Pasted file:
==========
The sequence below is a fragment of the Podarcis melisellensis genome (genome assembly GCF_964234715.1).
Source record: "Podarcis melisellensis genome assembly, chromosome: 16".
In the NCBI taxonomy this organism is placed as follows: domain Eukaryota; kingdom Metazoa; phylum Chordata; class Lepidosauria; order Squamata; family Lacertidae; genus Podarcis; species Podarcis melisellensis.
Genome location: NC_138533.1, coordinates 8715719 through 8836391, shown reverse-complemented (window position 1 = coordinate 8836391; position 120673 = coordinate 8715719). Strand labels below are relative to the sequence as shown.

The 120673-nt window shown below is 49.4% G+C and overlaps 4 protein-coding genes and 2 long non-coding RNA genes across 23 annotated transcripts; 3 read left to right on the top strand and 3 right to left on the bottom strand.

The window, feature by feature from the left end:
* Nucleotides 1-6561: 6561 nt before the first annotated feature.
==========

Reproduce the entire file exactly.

The sequence below is a fragment of the Podarcis melisellensis genome (genome assembly GCF_964234715.1).
Source record: "Podarcis melisellensis genome assembly, chromosome: 16".
In the NCBI taxonomy this organism is placed as follows: domain Eukaryota; kingdom Metazoa; phylum Chordata; class Lepidosauria; order Squamata; family Lacertidae; genus Podarcis; species Podarcis melisellensis.
Genome location: NC_138533.1, coordinates 8715719 through 8836391, shown reverse-complemented (window position 1 = coordinate 8836391; position 120673 = coordinate 8715719). Strand labels below are relative to the sequence as shown.

The 120673-nt window shown below is 49.4% G+C and overlaps 4 protein-coding genes and 2 long non-coding RNA genes across 23 annotated transcripts; 3 read left to right on the top strand and 3 right to left on the bottom strand.

The window, feature by feature from the left end:
* Nucleotides 1-6561: 6561 nt before the first annotated feature.